Militants: Captured U.S. Marine beheaded
A minibus burns after rocket strikes in Baghdad.
Saddam Hussein appears in court to hear charges.
The new Iraqi regime faces a number of security challenges.
DUBAI, United Arab Emirates (CNN) -- Militants in Iraq claimed Saturday to have beheaded a U.S. Marine who disappeared from his post last month, but neither the military nor news organizations could confirm the report posted on three Islamic web sites.
A message -- purportedly from Abdullah al Hasan ben Mahmoud, who claims to be emir of a group that calls itself Ansar al-Sunna -- addressed President Bush when describing the alleged fate of Cpl. Wassef Ali Hassoun, a Marine translator of Lebanese descent
"We inform you, your excellency, your military officer who is originally Lebanese has been beheaded. And you will see that with your own eyes," the statement said.
The militants said a video will be released of the Marine and another hostage, purportedly an American.
Hassoun, who was trained as a truck driver but worked as a translator, was reported missing June 20 when he did not report for duty at his base in Iraq. He was last seen June 19.
The slangy, sarcastic message said the Marine had "a relation with an Arab woman and that's how he was pulled out of the base."
"We'll be showing very soon a video of how he was arrested and as promised finally how he was beheaded," the statement said. "Pull your military and you'll be safe."
On June 27, the Arabic-language network Al-Jazeera broadcast video of a man identified as Hassoun surrounded by armed men.
His captors showed his Marine identification papers, and one of them brandished a sword above his head.
On the tape, a speaker said the man was lured from his base and captured, and his captors threatened to kill him unless U.S. military authorities released Iraqi prisoners.
Weapons factory shut down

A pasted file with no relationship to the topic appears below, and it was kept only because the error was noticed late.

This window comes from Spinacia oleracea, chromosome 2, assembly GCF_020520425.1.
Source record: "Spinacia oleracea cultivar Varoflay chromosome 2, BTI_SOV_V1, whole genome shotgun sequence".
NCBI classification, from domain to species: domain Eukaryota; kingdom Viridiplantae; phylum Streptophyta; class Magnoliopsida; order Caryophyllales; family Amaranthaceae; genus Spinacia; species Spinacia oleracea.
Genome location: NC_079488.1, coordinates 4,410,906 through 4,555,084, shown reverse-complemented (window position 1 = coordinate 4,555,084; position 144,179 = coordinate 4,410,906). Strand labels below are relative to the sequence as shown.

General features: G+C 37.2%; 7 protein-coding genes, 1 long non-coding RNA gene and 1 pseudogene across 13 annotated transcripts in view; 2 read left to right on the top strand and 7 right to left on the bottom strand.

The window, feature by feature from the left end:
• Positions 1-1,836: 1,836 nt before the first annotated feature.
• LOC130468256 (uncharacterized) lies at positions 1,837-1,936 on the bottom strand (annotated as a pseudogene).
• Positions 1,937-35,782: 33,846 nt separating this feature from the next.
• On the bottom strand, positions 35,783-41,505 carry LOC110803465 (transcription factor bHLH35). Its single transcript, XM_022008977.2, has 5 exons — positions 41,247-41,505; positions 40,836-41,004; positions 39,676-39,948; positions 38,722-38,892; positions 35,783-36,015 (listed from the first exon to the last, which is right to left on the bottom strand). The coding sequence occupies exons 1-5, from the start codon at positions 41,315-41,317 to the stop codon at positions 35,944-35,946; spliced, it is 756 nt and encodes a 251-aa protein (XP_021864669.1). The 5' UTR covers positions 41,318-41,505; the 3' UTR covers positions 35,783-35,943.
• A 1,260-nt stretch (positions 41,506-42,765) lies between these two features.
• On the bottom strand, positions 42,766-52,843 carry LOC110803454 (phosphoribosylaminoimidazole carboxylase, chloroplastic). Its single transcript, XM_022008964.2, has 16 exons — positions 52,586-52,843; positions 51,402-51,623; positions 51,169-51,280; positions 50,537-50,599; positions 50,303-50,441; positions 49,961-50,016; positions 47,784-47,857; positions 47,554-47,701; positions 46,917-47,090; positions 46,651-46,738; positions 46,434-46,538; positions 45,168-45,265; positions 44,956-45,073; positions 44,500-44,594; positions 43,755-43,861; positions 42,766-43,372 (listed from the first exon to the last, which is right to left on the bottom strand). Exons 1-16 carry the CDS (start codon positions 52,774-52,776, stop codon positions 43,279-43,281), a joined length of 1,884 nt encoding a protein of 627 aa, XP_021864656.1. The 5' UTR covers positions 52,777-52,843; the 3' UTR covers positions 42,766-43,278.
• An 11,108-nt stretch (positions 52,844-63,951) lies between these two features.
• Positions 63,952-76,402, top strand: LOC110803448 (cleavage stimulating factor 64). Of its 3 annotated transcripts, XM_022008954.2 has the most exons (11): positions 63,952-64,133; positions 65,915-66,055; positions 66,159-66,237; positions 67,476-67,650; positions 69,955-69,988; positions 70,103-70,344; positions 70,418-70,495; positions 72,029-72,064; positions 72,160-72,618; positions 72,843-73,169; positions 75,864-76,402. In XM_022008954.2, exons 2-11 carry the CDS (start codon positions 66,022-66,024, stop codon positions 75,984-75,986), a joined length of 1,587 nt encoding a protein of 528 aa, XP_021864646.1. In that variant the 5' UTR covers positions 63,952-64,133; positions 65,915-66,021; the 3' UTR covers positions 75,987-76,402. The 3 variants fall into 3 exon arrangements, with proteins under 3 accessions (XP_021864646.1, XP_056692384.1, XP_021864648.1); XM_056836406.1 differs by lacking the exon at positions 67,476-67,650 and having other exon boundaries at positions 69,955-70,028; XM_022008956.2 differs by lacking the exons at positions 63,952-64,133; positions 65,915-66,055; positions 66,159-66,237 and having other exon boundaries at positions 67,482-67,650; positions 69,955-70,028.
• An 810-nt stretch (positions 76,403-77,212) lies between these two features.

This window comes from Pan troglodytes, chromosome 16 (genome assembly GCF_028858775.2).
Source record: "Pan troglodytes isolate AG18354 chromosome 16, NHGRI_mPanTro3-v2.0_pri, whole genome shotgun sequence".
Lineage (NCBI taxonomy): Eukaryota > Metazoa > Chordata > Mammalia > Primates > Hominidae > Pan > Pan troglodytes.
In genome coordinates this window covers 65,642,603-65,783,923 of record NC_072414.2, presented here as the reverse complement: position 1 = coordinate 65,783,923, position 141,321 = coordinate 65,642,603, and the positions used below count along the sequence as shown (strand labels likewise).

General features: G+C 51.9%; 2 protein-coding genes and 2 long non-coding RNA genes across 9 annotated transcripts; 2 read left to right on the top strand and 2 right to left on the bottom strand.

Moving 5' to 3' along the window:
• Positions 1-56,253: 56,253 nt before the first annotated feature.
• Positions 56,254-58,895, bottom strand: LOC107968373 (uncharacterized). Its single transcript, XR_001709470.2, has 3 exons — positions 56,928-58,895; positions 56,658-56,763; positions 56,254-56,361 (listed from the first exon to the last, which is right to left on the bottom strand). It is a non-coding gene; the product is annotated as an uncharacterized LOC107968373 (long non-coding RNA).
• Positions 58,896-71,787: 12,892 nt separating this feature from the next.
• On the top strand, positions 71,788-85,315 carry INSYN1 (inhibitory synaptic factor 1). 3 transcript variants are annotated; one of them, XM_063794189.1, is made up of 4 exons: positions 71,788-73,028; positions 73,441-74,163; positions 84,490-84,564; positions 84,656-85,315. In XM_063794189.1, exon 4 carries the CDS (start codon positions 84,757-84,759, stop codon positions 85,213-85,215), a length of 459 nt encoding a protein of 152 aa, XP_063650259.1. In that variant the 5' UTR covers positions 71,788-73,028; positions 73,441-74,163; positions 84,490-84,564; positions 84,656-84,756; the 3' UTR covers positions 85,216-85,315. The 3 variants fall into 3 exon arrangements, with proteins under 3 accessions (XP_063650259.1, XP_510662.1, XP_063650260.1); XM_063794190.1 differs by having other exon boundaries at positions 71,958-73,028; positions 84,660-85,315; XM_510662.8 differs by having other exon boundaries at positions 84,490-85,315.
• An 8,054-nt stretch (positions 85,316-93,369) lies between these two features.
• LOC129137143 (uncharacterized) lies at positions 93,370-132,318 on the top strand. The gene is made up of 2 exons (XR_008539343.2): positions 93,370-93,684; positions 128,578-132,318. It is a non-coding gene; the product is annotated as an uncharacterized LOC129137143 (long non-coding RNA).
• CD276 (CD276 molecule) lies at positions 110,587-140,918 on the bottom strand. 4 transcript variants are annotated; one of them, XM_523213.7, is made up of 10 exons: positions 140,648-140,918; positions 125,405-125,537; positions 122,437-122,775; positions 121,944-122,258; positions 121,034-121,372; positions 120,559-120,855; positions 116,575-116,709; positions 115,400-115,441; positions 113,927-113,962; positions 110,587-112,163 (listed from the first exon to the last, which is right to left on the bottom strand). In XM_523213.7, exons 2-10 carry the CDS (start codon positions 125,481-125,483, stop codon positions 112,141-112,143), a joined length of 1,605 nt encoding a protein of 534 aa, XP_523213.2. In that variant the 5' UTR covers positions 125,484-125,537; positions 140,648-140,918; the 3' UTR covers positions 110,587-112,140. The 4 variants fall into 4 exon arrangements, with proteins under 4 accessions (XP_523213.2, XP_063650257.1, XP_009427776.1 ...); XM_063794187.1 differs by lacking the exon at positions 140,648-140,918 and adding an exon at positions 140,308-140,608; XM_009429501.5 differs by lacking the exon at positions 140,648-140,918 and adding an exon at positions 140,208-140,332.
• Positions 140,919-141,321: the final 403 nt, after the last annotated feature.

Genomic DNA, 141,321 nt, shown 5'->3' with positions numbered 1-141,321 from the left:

U.S. troops discovered weapons factories and cars rigged to explode in a two-day operation in southern Baghdad, which also led to the arrest of key suspects in other attacks, the U.S.-led coalition said Saturday.
In the operation that discovered the weapons factories, 1st Cavalry Division soldiers found four potential car bombs at "various stages of completion" at a site where they also found more than 12 million Iraqi dinar ($8,200), documents and other bomb-making apparatus, according to a coalition news release.
Three people were detained there.
Also Saturday, a bomb killed six Iraqi National Guard members at an oil storage facility in a town south of Baghdad, according to police, and a U.S. Marine died after fighting in Anbar province, the coalition said.
In the operation to uncover weapons, the soldiers found rocket-propelled grenade launchers and 50 pounds of C4 plastic explosives -- and detained 30 people, who led them to eight other sites that netted more weapons and 18 other suspects.
"The detainees are allegedly part of a cell responsible for placing [improvised explosive devices] that have killed two soldiers in the area," the news release said. "The soldiers believe they have captured the financier, the explosive device manufacturer, the spotter and the triggerman."
Progress in halting the widespread instability in Iraq will come in tandem with the interim Iraqi government's maturity, said Foreign Minister Hoshyar Zebari, delivering comments Saturday in Baghdad at a news conference with Romania's foreign minister.
"The security challenge is related to the progress and advance we make in the political process," Zebari said.
"The more we move forward, the more people of Iraq believe this transfer is real, is genuine, it's credible, and the Iraqis are in charge, are in the driving seat. This is the main challenge."
The Marine who died Saturday was a member of the 1st Marine Expeditionary Force and had been wounded in action Friday in the province west of Baghdad.
The Marine was the fourth to die in the province since Thursday. The death brings the number of fatalities of U.S. troops since the war began to 864 -- 642 in hostile action and 222 in nonhostile activity, according to the U.S. military.
Violence in south
The six Iraqi National Guard members died in an explosion south of Baghdad at an oil-storage installation, an Iraqi police official said. Five others were wounded.
The Guard members had been stationed at the facility, watching over it at the time.
It happened in Latifiyah, according to a police official at the nearby town of Mahmoudiyah, 20 miles south of the capital. The bomb detonated during a changing of the guards.
In Basra, a roadside bomb detonated Saturday morning as a British military convoy passed by, wounding a British soldier and damaging two vehicles, according to the Multinational Division's press office.
CNN's Guillaume Debre, Brent Sadler and Alphonso Van Marsh contributed to this report.